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A little less can mean a whole lot more

04. 23. 21

I’ve written about a lot of different creative artists over the years.

Looking back, I think I’ve used this mostly as a way to channel my thinking on what these artists teach us – no matter how big or small we are, no matter what we do.

  • I’ve written about David Bowie and his constant innovation and reinvention.
  • The Stones’ recording of Gimme Shelter is, to me, a lesson in always striving to be better…  even when you’re already among the very best.
  • I was drawn to Howard Stern’s obsession with staying curious – and how that makes him one of the best interviewers on our planet.
  • I appreciated Sean Connery (after his death last Fall) for how the smaller moments can sometimes create the biggest impact.
  • One of my favourite topics was Bob Dylan’s boldness in “going electric” in 1965, sparking outrage among some of his fans, but also rocketing him to a whole new stardom.  Dylan “zigged” when all the other folkies were zagging.

Each of these artists has taught me something.  And now I’ve got another lesson to add to the list.

It comes from the silkiest, smoothest voice I’ve heard – one that often plays in my office.

It’s Frank Sinatra.  

The ‘Chairman of the Board’ came to mind recently when I stumbled on something called the ‘paradox of creativity’, which states:

  • “You’ll know your work is truly done when it looks so simple that the consumer thinks they could have done it themselves which means they won’t ever truly appreciate how hard you worked.  Always remember that ‘elegance’ is the end result of hard work, not the starting point.”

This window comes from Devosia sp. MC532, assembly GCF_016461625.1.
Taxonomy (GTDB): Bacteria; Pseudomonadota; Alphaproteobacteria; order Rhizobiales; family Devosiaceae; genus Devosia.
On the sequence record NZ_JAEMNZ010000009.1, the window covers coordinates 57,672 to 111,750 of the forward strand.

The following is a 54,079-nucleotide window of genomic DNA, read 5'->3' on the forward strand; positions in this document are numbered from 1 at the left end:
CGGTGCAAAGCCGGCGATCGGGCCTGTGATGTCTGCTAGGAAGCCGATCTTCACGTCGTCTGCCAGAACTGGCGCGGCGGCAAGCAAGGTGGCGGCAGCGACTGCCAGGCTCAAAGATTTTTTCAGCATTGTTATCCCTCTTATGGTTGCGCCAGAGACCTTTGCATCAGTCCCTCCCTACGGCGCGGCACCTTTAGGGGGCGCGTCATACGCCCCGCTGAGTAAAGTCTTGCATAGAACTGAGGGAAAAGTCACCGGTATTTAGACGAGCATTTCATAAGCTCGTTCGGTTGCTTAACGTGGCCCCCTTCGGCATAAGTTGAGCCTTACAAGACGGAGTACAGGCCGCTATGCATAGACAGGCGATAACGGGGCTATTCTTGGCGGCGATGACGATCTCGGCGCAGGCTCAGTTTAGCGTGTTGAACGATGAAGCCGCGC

And that elegance is what defines Sinatra to me.

There’s nothing splashy, no outrageous stage presence, no tricks.  There was never any real “wow” moments with Sinatra.  Just a whole lot of elegance wrapped up in a smooth voice that sounded effortless.  Like anyone could sing like him.

Except no one ever did.   (Here’s Fly Me To The Moon.)

Sinatra’s elegance points us to the lesson of ‘less is more.’

French writer Antoine de Saint-Exupery (author of The Little Prince) once wrote, “Perfection isn’t when there’s more to add… rather, when there’s no more to take away.”

And it’s the “taking away” part that’s most difficult, no?  Concrete examples of ‘less is more’ may be few and far between, but they’re still out there.

Two have come to mind for me recently:

  • The smoothness of Amazon’s ordering process.  A month ago, Joe the dog chewed through his leash on one of our morning walks.  Before I’d even entered the house I’d already used my phone to order the identical leash on Amazon – three fast clicks, maybe 30-40 seconds total, and a quick confirmation that the replacement would be here the next day.  It seems effortless what Amazon does – but it’s not.
  • Two weekends ago, I soaked up The Masters like I do every year.  I also followed along on its super slick app – one that updated me on news and scores, and also let me easily track all of the players in my pool (even view video of their most recent tee shot, practically in real time).  I found myself staring at my phone, wondering WHAT? How do they do that?  What the techies at Augusta pull off looks effortless, but of course it’s not.  It’s hard work.

Amazon and Augusta both succeed in delivering something that’s simple, useful, and at the same time appears effortless.  It’s obvious from their designs that they make tough decisions on what to leave in and what to keep out.  ‘Less is more’ thinking demands that level of thoughtfulness, precision and care.

What does this mean for us?  Any number of things, but particularly:

  • A challenge to stay laser focused on the essence of what we do for those we serve.
  • Using simpler language that makes it crystal clear on how we help.
  • A website that’s easy – even joyful – to use.  (Amazon and The Masters nail this.)
  • And especially asking ourselves this question:  is what we’re “adding” (whether it’s more messaging, procedures, steps, choices, features, options) really making things better for our customer… or worse?

Sinatra didn’t add much to his combination of a rich baritone voice and an elegant look on stage.  He didn’t have to.  Those two things were enough.

Less turned out to be a whole lot more.

And he made it look effortless.

So ask yourself:

  1. What can you take away in order to deliver more?
  2. How can what you do seem so effortless… that anyone thinks they could do it?